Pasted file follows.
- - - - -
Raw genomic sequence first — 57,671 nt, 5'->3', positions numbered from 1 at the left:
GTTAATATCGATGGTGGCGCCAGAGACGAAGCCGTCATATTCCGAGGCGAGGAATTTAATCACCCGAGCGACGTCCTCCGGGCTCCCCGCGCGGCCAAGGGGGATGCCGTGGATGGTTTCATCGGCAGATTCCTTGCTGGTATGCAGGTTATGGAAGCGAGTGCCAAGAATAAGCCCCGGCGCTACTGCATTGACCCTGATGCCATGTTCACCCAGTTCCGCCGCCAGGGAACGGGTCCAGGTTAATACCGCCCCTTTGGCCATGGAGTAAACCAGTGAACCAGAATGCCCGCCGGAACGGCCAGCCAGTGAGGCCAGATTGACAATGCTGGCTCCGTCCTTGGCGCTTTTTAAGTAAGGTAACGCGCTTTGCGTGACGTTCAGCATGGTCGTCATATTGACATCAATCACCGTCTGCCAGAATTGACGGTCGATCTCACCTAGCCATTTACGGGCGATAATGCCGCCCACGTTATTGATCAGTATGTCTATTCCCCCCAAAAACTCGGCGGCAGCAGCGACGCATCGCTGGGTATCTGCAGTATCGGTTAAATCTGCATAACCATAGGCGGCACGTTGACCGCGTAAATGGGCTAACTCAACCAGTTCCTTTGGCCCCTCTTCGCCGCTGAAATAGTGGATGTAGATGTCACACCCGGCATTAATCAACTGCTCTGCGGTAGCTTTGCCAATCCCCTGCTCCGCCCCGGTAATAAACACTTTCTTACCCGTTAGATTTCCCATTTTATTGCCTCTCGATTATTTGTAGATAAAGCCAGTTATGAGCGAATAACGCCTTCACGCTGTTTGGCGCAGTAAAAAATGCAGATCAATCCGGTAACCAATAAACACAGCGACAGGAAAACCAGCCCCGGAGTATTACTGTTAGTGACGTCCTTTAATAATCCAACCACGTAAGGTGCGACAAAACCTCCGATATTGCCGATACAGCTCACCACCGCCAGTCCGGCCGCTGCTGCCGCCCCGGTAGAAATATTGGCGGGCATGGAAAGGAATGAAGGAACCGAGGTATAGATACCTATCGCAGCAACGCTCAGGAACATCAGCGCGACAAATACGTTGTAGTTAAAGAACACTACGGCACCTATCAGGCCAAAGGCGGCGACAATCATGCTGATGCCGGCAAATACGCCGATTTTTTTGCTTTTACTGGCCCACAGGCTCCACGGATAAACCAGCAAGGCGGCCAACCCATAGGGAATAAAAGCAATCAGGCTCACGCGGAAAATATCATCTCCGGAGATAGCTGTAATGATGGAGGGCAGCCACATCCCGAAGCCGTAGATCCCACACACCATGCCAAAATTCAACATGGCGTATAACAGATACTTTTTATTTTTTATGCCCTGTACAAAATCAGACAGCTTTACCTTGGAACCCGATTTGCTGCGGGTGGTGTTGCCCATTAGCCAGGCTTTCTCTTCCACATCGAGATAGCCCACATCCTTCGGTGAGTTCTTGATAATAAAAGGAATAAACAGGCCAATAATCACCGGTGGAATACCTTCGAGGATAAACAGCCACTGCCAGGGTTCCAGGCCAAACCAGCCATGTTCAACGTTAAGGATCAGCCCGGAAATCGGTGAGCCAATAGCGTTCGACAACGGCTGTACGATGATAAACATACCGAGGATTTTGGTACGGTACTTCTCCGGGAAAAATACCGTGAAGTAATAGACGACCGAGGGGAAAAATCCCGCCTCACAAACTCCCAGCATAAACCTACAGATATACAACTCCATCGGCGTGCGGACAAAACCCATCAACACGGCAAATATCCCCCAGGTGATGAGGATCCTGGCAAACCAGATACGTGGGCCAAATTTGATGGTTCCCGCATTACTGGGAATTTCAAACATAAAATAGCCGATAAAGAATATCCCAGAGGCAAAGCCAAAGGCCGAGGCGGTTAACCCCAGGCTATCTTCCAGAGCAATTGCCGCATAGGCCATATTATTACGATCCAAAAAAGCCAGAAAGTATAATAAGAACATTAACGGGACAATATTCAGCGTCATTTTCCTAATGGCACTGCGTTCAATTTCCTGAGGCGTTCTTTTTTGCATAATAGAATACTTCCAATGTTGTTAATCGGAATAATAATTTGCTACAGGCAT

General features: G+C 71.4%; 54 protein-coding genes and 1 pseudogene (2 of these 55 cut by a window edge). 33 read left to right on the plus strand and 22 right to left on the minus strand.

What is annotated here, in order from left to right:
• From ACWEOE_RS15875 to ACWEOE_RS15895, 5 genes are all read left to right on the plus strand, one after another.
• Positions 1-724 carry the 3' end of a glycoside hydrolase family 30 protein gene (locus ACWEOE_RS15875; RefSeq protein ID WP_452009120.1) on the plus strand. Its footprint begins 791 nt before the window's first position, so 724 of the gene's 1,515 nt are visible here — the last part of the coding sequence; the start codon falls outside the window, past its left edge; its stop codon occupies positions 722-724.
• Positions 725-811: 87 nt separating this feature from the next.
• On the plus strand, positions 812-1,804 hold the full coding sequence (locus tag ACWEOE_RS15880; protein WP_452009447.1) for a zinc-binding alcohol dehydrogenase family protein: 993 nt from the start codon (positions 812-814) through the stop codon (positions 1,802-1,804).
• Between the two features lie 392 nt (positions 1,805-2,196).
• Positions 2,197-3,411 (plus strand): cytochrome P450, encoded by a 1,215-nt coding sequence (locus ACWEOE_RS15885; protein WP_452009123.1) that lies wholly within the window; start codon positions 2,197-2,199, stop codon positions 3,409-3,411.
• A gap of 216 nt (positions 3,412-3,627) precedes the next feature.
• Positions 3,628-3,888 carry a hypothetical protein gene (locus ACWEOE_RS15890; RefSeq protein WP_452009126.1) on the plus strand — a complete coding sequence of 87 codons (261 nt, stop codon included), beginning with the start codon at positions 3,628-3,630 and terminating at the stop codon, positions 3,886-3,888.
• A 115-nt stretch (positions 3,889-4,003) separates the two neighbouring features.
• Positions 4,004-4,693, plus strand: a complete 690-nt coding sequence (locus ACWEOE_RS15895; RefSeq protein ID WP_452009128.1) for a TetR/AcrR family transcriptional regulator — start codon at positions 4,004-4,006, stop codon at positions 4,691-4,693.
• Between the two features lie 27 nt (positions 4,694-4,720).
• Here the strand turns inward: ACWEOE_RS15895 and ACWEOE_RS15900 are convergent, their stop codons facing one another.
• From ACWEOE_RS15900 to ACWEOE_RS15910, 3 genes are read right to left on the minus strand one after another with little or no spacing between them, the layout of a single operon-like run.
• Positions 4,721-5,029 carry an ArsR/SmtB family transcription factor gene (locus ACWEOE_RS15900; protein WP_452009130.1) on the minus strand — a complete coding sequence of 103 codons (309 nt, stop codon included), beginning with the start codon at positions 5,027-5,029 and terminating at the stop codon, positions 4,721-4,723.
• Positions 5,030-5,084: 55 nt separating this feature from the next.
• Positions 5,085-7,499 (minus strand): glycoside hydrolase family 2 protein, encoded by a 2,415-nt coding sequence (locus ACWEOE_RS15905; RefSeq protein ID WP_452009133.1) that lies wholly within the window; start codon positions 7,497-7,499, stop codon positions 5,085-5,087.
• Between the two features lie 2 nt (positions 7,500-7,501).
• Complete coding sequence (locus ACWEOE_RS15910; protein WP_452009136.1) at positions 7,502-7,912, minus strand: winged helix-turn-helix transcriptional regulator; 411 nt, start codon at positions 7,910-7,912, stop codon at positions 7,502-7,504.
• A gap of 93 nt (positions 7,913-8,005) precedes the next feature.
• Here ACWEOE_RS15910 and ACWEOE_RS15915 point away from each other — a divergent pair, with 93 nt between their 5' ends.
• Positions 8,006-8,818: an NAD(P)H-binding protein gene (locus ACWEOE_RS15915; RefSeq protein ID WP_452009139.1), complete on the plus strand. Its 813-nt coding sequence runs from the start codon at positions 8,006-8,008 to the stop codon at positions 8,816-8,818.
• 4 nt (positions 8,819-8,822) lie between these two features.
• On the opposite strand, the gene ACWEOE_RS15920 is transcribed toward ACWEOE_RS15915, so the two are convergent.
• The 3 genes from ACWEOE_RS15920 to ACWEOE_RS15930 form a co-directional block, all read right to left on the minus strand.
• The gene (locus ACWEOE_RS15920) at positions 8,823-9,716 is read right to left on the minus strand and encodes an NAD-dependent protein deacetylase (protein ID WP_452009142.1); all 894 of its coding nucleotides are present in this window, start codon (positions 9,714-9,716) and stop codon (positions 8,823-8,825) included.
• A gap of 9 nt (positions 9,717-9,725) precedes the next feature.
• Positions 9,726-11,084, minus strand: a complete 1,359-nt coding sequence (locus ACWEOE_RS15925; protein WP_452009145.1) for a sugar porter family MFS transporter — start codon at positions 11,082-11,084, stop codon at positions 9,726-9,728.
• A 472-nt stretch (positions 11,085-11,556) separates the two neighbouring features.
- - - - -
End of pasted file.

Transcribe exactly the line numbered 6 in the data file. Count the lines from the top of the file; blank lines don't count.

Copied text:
• Positions 1-724 carry the 3' end of a glycoside hydrolase family 30 protein gene (locus ACWEOE_RS15875; RefSeq protein ID WP_452009120.1) on the plus strand. Its footprint begins 791 nt before the window's first position, so 724 of the gene's 1,515 nt are visible here — the last part of the coding sequence; the start codon falls outside the window, past its left edge; its stop codon occupies positions 722-724.